Electoral College Dropout
it comes to presidential elections, Hawai'i gets no respect. The two leading candidates
don't think much of us and, apparently, neither does the rest of America. |
Sure, the local Republican and Democratic parties boost their respective presidential candidates, but Hawai'i doesn't even seem to be on the radar for the national campaigns.
Industry insiders tell us that neither the Bush nor the Kerry camp spent any money on local television ads. The reason President George Bush visited last year probably had more to do with our convenience as a stopover (on a return trip from an Asia-Pacific economic forum) than a desire to greet his peeps in Hawai'i. And-the biggest snub of all-on general election nights, news networks such as CNN call Hawai'i for the Democratic candidate before our polls even close, usually ahead of the state's first printout of voting results.
What are we? Electoral chopped liver?
"We don't really matter very much to them," says Ira Rohter, University of Hawai'i political scientist. "It's clear that we're a dominantly Democratic state, but the presidential campaigns have mainly focused their resources on places where it would make a difference. Hawai'i is not a swing state. Putting money in Hawai'i isn't gonna make a difference."
True, Bush and Sen. John Kerry are very busy pressing the flesh in states they consider more strategically important. And yes, Hawai'i only has about 626,000 registered voters and a measly four electoral votes. But the candidates might think twice about showing us some love if they really knew who they were dealing with:
oHawai'i hasn't always voted Democratic. In 1972, we re-elected Richard Nixon, and in '84, we did the same for Ronald Reagan.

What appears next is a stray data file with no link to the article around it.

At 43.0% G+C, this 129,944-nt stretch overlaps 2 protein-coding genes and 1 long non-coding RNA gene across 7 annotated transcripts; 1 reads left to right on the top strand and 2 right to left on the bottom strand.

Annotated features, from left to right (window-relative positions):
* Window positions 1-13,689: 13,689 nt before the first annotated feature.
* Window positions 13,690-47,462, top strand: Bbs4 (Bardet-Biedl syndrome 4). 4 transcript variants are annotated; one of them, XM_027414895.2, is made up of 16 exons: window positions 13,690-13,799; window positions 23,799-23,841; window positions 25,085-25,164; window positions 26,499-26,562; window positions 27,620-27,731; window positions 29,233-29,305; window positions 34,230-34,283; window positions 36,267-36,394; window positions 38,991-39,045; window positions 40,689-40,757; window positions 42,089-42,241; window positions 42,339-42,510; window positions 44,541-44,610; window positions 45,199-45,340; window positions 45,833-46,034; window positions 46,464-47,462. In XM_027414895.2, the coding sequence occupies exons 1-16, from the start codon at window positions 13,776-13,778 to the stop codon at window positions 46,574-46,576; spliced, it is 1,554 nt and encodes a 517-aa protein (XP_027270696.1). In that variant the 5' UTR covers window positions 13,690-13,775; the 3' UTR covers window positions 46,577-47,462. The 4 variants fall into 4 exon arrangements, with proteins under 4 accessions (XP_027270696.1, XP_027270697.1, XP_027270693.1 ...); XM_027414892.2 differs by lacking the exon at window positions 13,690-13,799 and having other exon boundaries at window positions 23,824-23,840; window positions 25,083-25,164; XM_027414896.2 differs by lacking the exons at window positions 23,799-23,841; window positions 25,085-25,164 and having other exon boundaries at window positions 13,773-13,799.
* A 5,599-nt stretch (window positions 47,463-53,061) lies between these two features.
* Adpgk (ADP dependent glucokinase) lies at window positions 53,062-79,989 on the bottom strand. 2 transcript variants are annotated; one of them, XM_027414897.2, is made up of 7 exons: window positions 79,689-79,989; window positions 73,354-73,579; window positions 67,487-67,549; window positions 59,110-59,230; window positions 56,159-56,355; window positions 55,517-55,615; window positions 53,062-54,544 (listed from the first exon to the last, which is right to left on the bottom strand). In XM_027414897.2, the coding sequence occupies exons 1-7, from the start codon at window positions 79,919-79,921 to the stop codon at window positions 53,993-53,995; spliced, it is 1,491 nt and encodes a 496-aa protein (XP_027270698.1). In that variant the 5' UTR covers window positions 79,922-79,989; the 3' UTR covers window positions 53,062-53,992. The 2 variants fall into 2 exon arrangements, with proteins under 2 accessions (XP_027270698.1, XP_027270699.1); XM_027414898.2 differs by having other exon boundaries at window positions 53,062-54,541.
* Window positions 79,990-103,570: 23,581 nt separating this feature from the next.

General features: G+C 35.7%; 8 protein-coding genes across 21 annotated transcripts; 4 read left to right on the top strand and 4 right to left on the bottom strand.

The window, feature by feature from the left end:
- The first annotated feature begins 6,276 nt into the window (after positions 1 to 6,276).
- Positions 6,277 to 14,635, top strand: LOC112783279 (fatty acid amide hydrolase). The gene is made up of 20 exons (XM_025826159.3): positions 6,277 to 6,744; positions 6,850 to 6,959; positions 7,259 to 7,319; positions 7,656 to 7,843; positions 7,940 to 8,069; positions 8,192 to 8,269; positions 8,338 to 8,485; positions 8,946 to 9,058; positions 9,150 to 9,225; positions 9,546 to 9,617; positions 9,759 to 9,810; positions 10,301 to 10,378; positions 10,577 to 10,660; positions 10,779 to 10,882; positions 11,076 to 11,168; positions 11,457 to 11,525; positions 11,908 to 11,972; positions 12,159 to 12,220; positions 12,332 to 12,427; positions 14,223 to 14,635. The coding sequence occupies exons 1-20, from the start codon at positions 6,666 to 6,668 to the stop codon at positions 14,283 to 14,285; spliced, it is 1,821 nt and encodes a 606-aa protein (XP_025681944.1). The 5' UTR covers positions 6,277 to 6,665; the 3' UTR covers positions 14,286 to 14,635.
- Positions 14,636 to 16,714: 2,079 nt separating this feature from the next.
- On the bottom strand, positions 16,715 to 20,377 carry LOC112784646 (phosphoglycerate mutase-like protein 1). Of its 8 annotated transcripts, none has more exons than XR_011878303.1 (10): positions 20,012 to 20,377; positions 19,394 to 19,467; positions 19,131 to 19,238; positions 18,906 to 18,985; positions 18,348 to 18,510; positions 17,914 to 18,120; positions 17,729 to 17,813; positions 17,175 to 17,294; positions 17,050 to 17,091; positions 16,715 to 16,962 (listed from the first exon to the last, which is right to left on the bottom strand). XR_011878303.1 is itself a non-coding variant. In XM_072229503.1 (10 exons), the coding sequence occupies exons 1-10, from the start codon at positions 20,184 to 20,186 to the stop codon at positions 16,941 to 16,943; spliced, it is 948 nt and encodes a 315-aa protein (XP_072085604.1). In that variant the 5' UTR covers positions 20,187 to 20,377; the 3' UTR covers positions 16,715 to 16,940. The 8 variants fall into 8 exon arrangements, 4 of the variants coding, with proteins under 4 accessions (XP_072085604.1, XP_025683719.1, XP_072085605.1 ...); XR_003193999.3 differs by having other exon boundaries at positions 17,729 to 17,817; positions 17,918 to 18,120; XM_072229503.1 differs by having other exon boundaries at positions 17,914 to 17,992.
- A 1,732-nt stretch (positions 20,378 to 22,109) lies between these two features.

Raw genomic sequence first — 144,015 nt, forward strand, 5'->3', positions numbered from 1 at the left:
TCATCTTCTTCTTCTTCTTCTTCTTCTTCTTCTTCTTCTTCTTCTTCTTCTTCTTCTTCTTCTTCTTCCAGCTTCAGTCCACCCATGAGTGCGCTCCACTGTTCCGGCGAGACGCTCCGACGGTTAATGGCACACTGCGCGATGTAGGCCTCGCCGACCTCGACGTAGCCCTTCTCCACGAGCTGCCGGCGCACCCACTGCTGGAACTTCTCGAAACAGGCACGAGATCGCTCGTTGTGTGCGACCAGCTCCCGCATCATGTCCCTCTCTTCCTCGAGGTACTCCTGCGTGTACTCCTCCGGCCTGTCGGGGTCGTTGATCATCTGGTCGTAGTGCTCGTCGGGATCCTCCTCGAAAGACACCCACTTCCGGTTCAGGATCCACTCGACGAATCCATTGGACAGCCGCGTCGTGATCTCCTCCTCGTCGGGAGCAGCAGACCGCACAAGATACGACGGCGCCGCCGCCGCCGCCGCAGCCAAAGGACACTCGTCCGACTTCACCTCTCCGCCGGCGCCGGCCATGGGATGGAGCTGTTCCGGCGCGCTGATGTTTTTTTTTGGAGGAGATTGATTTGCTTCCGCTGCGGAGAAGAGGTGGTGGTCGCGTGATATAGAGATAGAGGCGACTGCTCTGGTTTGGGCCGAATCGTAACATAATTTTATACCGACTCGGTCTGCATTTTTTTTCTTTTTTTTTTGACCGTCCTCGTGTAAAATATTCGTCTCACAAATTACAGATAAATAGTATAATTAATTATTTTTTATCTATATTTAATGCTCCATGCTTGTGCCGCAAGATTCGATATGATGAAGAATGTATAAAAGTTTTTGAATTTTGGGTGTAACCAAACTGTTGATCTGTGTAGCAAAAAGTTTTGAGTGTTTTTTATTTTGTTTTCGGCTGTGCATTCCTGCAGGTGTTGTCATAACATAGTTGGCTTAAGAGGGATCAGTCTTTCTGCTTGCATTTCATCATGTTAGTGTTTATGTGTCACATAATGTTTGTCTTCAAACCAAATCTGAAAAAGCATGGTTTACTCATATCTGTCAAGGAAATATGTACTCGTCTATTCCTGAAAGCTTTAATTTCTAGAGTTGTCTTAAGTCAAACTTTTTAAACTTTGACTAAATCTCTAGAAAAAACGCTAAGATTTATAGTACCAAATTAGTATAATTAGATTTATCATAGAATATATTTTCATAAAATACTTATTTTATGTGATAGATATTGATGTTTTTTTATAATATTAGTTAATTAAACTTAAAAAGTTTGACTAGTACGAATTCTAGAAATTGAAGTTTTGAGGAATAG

o The 2004 presidential race is a lot closer in Hawai'i than you'd think. In August, a statewide Honolulu Star-Bulletin and KITV-4 News poll found that while 48 percent of registered voters surveyed supported Kerry, 41 percent favored Bush.
o Hawai'i residents have given more than a million dollars to both presidential campaigns this election cycle, more than several states with comparable populations, including Iowa, West Virginia and Maine, according to the nonprofit, nonpartisan Center for Responsive Politics research group based in Washington, D.C.
o The clear winner in local fund-raising? Bush, not Kerry. Hawai'i residents gave Bush more than $860,000, three times the $260,000 Kerry raised locally as of Aug. 31, the center reports.
And if Florida 2000 taught the nation anything, it's that every vote counts.
"Our state has a reputation for lower voter turnout, but it's not as if this has been a kind of lackadaisical backwater for political mobilization," says UH political science professor Neal Milner. "Some of the real modern work in using the media in politics was developed here in the Burns-Gill campaign. What the Democrats did here in the 1950s was bring people from the grassroots. [Republican Gov. Linda] Lingle did a real good job of that in 2002."
Times are a-changin', just like Hawai'i's political landscape. Maybe presidential candidates' opinion of the 50th state should, as well.